Canines sleep an average of 12-14 hours a day, according to The National Sleep Foundation. And although they may be off in dreamland, you can still learn a lot about your dog by the way she dozes!
From snoozing positions, to paw twitches, to sudden changes in sleep patterns, here’s what your pup’s sleeping habits say about him or her.
The position that your pup is most comfortable sleeping in tells a lot about his sense of confidence, security, and his connection to instinct. Chances are, your dog sleeps in a variety of these positions, so next time he’s is taking a snooze, it might be fun to note how he’s lying and where he chose to take a nap. You may find that he feels most comfortable resuming a vulnerable position when he’s close to you.
1. Curled up
According to Dogs Best Life this is the most common sleeping position and it’s most often observed in packs of wild dogs and wolves. When your dog is “curled up,” his paws are tucked and his tail is curved in toward his face.
This position serves multiple purposes. For dogs in the wild, it’s a way to protect their vital organs, and they can easily spring onto their feet at a moment’s notice. Additionally, they’re able to hold in body heat and keep each other warm when they’re snuggled close.
“It is the least vulnerable and least restful position for sleep,” explains Dogs Best Life. If your dog chooses to sleep like this, he may be feeling particularly protective of you.
2. On their side
This is a much more vulnerable position, as the vital organs are exposed. This means that a side-sleeping pooch feels very safe and comfortable in her surroundings. Perhaps your dog curls up when she’s sleeping on the porch outside but rolls onto her side when she’s on the couch with you.
“Dogs who sleep in this position tend to be happy-go-lucky and fiercely loyal,” explains Little Things.
3. Sprawled out on their stomach
Dogs Best Life says that this indicates a restful snooze, but also enables them to hop up onto their feet in one second, flat! High-energy dogs and puppies who are ready to go from sleep to play in the blink of an eye may prefer this position. If your dog naps like this, he never wants to miss a beat!
4. Paws to the sky
Does your pooch simply roll on her back with her paws dangling or stretched up to the sky? This is the ultimate sign of a carefree sleeper. It’s a very vulnerable position, so your pup feels safe and confident enough to doze off this way. Also, it’s a wonderful way for a warm dog to cool off!
“Dogs who assume this sleeping position usually tend to be very laid-back and have an independent streak,” says Little Things.
5. Snuggling you
Your dog just wants to be close to you–literally! In order to bond and be reassured by your presence, your pooch may find his bliss sleeping in your lap, with his head resting on your leg, or lying with his back against yours. He wants to know where you are any time of the day or night and is also affectionately showing you how much he loves you.
If you have multiple pets, they may love to snuggle together for these same reasons!
You may have seen a recent story in which Dr. Deirdre Barrett, a Clinical and Evolutionary Psychologist, weighed in on what dogs may dream about.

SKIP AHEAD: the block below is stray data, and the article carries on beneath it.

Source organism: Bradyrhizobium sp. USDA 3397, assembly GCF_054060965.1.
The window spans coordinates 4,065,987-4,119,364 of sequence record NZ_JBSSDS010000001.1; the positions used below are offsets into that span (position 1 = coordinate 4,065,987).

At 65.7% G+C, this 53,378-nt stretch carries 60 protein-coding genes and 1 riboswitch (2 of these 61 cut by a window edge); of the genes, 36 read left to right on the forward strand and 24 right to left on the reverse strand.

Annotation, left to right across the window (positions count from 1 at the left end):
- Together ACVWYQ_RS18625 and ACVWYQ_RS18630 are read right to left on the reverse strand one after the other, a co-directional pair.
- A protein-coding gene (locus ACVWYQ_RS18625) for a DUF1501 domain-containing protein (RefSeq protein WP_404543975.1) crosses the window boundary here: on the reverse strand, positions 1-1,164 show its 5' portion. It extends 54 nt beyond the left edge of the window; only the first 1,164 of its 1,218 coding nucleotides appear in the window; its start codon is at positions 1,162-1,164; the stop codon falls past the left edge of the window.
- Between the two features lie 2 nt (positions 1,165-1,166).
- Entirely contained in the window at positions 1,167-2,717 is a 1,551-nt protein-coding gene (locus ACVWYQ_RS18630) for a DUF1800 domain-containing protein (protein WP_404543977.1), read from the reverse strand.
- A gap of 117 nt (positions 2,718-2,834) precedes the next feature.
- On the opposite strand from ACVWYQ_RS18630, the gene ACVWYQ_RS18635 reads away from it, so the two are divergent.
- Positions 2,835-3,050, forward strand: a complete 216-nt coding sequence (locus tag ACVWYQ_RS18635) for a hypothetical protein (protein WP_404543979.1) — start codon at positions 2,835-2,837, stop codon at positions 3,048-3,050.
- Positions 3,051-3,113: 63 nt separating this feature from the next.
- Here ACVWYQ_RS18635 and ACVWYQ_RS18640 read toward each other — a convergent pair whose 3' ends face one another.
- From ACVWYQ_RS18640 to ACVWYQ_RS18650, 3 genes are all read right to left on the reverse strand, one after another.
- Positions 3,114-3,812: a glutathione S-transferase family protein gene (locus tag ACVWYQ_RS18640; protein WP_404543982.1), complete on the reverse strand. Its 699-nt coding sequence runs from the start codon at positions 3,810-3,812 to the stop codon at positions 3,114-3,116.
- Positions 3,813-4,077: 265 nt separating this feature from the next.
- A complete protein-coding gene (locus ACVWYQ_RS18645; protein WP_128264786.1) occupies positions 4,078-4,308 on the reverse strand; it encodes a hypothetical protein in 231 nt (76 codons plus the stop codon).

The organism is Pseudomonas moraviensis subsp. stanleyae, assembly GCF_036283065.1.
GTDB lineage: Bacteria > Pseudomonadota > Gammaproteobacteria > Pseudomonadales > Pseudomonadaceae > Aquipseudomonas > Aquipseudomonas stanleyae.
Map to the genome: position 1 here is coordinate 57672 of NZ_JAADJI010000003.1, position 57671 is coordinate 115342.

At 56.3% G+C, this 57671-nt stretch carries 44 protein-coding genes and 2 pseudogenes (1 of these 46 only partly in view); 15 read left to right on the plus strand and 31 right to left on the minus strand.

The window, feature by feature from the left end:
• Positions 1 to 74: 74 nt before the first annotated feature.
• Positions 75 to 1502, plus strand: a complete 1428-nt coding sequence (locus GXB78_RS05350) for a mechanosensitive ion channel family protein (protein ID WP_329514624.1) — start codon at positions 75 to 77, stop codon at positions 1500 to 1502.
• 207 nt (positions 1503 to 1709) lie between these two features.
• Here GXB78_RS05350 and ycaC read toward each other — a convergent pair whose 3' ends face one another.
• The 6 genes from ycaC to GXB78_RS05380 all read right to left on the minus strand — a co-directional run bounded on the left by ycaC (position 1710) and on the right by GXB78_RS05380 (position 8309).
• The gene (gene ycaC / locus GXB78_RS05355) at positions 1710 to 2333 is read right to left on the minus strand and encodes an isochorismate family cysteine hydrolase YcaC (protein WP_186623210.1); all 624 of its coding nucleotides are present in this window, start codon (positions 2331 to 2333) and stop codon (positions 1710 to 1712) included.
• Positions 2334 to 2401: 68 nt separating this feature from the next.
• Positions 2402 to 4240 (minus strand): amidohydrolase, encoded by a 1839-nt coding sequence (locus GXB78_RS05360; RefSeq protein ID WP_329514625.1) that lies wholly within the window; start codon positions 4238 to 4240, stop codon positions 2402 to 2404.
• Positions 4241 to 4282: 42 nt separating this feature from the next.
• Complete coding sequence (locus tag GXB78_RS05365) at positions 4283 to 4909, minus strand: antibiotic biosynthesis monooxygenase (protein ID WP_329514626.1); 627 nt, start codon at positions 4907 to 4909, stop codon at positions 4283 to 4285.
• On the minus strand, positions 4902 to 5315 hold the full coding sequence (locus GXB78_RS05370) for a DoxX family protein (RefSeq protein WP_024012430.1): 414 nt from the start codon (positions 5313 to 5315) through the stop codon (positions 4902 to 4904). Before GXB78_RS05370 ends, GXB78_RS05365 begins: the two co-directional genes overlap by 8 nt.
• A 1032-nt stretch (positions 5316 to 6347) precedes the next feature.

In an article by People, she explains that, while we can’t know for sure, it’s very possible that dogs dream because their sleep cycles are similar to ours. Since dogs experience REM (Rapid Eye Movement) sleep, the same stage in which humans dream, she thinks it’s likely that our pooches do, too.
So, what does she think they dream about? She said:
Humans dream about the same things they’re interested in by day, though more visually and less logically. There’s no reason to think animals are any different. Since dogs are generally extremely attached to their human owners, it’s likely your dog is dreaming of your face, your smell and of pleasing or annoying you.
AWWWW! (And as if they’d ever annoy us!)
What About Twitching During Sleep?
In short? It’s totally normal, says PetMD.
“Dogs just have a lot more movement in their sleep than other species, so they’ll routinely paddle their paws and flop around a little bit with their limbs,” says veterinarian Joan Hendricks in the article.“They’re just more vigorous.”
This movement occurs during REM, which is theoretically when your pooch would be dreaming, so the two may be connected. It’s suggested not to wake your dog, because she may get startled. But if you really want to calm your canine’s twitches, gently stroke her or say her name–she may stop without even waking up.
If you’ve wondered whether your pup was having a seizure or suffering from a sleep disorder, chances are, the symptoms would be intense enough for you to know that something’s not right. PetMD explains that during seizures, “body movements tend to be faster and more pronounced” compared to a little whimpering or wagging. If you’re concerned, consult your vet.
How Much Sleep Is Too Much?
As mentioned earlier, dogs sleep an average of 12-14 hours per day, although puppies and seniors usually need more. The National Sleep Foundation mentions that big dogs (like Great Pyrenees and Saint Bernards) also tend to be lengthy snoozers. So when should your pup’s nap frequency cause concern? When there’s a sudden change. You know your dog’s “normal” habits better than anyone, so if your dog starts sleeping a ton–or barely at all–make an appointment with the vet.
“The answer could be something as simple as tweaking his diet, or as complex as treating a heart condition or thyroid problem,” the site explains.
Now do those silly sleep quirks make a little more sense? Tell us what you think in the comments below!
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